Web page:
Solis says he was once confronted by an intruder at a listed property and calmly asked the person how he could help. If a situation got contentious, he says, he would have no problem telling the intruder to leave and that he will call the police.

Sheryl English, SFR, a sales associate with eXp Realty in Dallas, learned that one of her sellers whose behavior alarmed her—one minute he was calm and coherent, and the next he would yell and behave erratically, she says—had some mental health challenges. With that information, she was able to plan a course of action to continue working with the client. “The buyer was a male and offered to step in and deal directly with the seller. [My client] responded better to him. I’m not sure if it was because he was a man. I only dealt with the client when the buyer was present. That’s what worked for me.”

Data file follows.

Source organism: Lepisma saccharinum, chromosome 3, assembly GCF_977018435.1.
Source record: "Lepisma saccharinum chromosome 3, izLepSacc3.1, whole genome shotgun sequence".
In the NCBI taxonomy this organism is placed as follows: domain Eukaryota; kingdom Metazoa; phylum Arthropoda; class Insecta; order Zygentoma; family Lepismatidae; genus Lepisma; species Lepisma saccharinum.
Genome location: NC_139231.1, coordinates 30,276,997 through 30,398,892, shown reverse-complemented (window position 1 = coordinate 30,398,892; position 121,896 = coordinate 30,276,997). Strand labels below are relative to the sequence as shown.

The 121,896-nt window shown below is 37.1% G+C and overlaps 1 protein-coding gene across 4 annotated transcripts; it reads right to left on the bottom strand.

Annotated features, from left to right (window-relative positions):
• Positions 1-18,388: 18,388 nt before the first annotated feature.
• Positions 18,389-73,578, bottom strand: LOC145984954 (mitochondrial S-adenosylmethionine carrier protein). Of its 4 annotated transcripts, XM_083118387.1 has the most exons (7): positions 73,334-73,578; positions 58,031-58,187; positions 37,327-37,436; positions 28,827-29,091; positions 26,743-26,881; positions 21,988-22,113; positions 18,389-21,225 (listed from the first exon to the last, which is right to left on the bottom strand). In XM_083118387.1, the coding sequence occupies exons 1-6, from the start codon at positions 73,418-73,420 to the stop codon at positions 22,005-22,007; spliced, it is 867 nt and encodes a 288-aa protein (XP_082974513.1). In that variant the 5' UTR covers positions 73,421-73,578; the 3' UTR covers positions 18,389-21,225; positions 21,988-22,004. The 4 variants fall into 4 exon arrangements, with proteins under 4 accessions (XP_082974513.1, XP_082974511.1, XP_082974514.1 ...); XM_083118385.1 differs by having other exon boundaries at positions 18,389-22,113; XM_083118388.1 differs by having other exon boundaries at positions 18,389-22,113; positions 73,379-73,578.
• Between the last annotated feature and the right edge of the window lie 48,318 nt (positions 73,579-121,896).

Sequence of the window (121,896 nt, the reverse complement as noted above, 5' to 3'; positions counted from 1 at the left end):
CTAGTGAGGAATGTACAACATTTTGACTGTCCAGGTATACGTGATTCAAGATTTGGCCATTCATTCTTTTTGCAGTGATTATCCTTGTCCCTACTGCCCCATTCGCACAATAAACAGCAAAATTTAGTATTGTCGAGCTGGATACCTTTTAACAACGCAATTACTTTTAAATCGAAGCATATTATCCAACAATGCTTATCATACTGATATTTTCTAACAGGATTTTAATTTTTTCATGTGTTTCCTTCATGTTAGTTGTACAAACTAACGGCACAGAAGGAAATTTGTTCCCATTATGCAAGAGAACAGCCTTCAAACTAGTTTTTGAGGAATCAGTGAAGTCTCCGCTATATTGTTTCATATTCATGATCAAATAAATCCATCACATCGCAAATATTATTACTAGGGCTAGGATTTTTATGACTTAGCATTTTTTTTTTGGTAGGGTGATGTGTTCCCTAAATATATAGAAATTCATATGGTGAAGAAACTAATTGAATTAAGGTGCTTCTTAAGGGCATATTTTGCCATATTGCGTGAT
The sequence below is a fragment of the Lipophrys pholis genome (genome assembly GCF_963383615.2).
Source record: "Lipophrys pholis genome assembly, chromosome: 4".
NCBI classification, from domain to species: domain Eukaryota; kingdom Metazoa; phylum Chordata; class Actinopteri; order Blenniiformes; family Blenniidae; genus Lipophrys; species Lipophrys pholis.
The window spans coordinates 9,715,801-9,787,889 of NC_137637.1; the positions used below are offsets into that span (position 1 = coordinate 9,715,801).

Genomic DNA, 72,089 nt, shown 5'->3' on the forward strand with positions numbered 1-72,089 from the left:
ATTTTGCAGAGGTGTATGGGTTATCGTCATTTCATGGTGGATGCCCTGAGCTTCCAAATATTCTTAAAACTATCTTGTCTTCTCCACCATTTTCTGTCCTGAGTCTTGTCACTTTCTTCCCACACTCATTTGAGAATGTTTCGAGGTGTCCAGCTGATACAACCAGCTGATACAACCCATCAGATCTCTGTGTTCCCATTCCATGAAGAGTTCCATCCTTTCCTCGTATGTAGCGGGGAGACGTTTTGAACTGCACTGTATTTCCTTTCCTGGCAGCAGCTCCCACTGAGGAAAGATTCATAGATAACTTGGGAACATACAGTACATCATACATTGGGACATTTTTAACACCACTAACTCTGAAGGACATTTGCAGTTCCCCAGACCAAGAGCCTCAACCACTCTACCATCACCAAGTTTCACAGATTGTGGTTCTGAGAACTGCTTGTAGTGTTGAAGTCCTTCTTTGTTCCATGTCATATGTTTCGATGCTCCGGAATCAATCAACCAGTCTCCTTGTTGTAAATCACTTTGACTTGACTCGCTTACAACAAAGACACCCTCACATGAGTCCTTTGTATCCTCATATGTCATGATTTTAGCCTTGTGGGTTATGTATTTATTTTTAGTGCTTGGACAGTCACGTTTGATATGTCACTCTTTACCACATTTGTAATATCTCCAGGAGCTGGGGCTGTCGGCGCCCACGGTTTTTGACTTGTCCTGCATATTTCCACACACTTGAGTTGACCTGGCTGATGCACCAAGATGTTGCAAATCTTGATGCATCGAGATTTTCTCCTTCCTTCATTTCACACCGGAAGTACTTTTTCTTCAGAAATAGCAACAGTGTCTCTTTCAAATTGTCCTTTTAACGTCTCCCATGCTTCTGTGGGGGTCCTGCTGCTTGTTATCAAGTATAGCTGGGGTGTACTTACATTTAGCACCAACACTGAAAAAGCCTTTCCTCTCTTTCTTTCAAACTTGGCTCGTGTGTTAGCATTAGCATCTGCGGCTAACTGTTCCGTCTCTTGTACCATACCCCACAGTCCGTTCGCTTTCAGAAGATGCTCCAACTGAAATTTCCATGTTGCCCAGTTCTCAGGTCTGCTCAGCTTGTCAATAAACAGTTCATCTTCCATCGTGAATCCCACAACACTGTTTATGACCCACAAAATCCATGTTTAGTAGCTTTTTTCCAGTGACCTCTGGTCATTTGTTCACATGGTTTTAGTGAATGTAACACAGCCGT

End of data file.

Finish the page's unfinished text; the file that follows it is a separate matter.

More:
English, who has been working in real estate for 30 years, says if a client confides in you that they have a mental health issue, you can work around it. “At the end of the day, if a client is qualified to purchase, they should not be penalized for something beyond their control,” she says. “They should be able to buy or sell a house. I draw the line only when there may be a life-threatening situation.”